I'll be posting the discussion topics on our next post date- this is a lot of information and I want to give everyone a chance to read it & think about it before throwing questions at you!
Leviticus: Chapter 23 covers the "Sabbath, Feasts, and Seasons" of the Israelites. It is a very informing experience to look at the list, and then compare it a bit to what we celebrate today (and realize that we even celebrate some of the same things, 4,000-5,000 years later!).
Feel free to read the chapter in the Bible if you want. I am going to lay out the "events" in a different format.
First of all, the Hebrews and we are on different calendars! Use this as a reference as we do a quick overview of the Holy Days, Weeks, Etc. of the Hebrew Year.
1st month- Nisan-----late March-early April
2nd month- Iyar-----late April-early May
3rd month- Sivan-----late May-early June
4th month- Tammuz-----late June-early July
5th month- Ab-----late July- early August
6th month- Elul-----late August-early September
7th month- Tishri-----late September-early October
8th month- Heshvan-----late October-early November
9th month- Chislev-----late November-early December
10th month- Tebeth-----late December-early January
11th month- Shebat-----late January-early February
12th month- Adar-----late February-early March
Obviously, there was the Sabbath day each week to be observed. Leviticus 23:1-3- The Lord said to Moses, "Speak to the Israelites and tell them: The following are the festivals of the Lord, my feast days, which you shall celebrate with a sacred assembly.”
"For six days work may be done; but the seventh day is the Sabbath rest, a day for sacred assembly, on which you shall do no work. The Sabbath shall belong to the Lord wherever you dwell."
Now we have seven annual feasts (though they sometimes run consecutively [like Good Friday and then Easter Monday] to add to the confusion!).
A. Passover- also called Pesach (celebrated on 10th or 14th [depends on bible] day of the first month of the Hebrew calendar, Nisan. Commemoration of the night that God stuck down the firstborn of Egypt while sparing the Israelites.
B. Feast of Unleavened Bread- also called Mazzot (celebrated the seven days directly following Passover). Ate bread without yeast and offered sacrifices to God.
C. The Offering of Firstfruits- a slightly "tricky" holiday. The offering of the firstfruits of the barley usually took place during Mazzot. However, the rest of the produce that started to grow/ripen between Passover & Pentecost were offered during the Pentecostal celebration.
Main Point: Off first fruits of any harvest to thank God.
D. The Feast of Weeks- also called Pentecost- also called Shavout.
Occurred seven weeks after Passover. Had a solemn gathering of the people and main purpose was to thank God for the wheat harvest.
E. The Feast of Trumpets- celebrated on the first day of the seventh month (Tishri). This feast marked the end of the agricultural year. The blasting of Trumpets (hence its name) was used to announce the coming month, which included the two yearly "feast" or "events."
F. Day of Atonement- took place on the tenth day of the seventh month.
The High Priest made solemn sacrifice on behalf of everyone in Israel. This was the one day a year that the high priest could enter the most Holy Place. This was, as the name implies, a day of atonement.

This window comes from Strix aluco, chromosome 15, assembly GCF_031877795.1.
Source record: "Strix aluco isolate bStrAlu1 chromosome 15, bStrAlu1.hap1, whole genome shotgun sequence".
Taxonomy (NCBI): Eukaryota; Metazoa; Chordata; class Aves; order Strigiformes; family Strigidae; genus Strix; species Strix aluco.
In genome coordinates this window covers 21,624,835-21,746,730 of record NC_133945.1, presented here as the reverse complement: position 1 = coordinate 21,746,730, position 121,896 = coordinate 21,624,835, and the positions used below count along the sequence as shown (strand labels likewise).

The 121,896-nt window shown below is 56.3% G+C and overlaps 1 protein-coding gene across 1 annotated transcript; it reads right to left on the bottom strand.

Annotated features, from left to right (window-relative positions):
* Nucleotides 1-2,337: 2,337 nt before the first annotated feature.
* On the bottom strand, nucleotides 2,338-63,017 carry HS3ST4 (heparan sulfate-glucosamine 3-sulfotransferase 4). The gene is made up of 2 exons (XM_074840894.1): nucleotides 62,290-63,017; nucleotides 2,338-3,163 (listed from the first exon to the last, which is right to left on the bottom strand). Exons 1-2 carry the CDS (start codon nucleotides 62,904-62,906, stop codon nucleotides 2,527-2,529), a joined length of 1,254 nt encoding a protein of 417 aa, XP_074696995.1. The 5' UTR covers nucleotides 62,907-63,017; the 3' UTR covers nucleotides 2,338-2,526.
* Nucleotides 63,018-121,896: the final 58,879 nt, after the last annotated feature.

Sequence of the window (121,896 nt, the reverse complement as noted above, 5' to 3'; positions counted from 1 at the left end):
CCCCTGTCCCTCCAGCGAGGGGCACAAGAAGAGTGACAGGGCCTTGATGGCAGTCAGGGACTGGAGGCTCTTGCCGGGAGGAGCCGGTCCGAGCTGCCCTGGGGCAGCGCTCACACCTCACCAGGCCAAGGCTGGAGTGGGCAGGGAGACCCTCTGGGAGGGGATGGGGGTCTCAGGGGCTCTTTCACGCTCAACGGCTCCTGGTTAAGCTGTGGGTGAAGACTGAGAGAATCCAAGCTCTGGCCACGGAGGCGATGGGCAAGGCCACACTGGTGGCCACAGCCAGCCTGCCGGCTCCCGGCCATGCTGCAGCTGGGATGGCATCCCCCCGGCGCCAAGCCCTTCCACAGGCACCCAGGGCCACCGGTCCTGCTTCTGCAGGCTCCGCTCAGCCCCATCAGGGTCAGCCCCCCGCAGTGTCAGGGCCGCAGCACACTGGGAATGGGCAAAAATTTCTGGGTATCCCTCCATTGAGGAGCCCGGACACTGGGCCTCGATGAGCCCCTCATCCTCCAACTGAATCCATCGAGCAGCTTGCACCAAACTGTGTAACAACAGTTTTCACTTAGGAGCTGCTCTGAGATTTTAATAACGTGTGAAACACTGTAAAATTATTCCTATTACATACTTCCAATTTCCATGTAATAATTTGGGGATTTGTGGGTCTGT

E. Feast of Booths (also called Feast of Tabernacles or Sukkoth)- took place five days after the Day of Atonement. People "camped out" in small huts that were hastily thrown up in order to recall the time in the desert before taking Canaan. This was a joyous week, time of final celebration before the New Year, and thanksgiving for the year's harvest.
Jennifer Becker Landsberger
Who am I? Freelance writer (magazines, websites, & copywriting), Catholic, military wife, and Mensan. Double Bachelor's in History & Psychology.
Witnessing by charity and love are above all. Studying the Bible and beyond helps me on this quest. Feel free to join my walk into the Bible.
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~~~Prayer before Writing-
Oh creator of the universe, who has set the stars in the heavens and causes the sun to rise and set, shed the light of your wisdom into the darkness of my mind. Fill my thoughts with a loving knowledge of you, that I may bring you like to others. Just as you can make even babies speak your truth, instruct my tongue and guide my pen to convey the wonderful glory of the Gospel. Make my intellect sharp, my memory clear, and my words eloquent, so that I may faithfully interpret the mysteries what you have revealed.
To my readers & fellow writers,
1. I will pray that God's grace helps illuminate all of our interactions- both those of simple reading and more active conversations.
2. I will communicate with you respectfully and civilly. These are (rightly) issues which we feel passionate about. But even in disagreements, I will respect you fellow "seekers of truth."
3. I will not fall into negative behavior or words, such as insinuations, exaggerations, blames, or personal attacks. I respectfully ask you to do the same.
4. I will pray we will all find the truth and strive to fulfill the two greatest commandments: "You shall love the Lord your God with all your heart, with all your soul, with all your mind, and with all your strength.’ The second is this: ‘You shall love your neighbor as yourself.’ There is no other commandment greater than these." (Mark 12:30-31)
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Sites I Recommend
Biblical Evidence for Catholicism by Dave Armstrong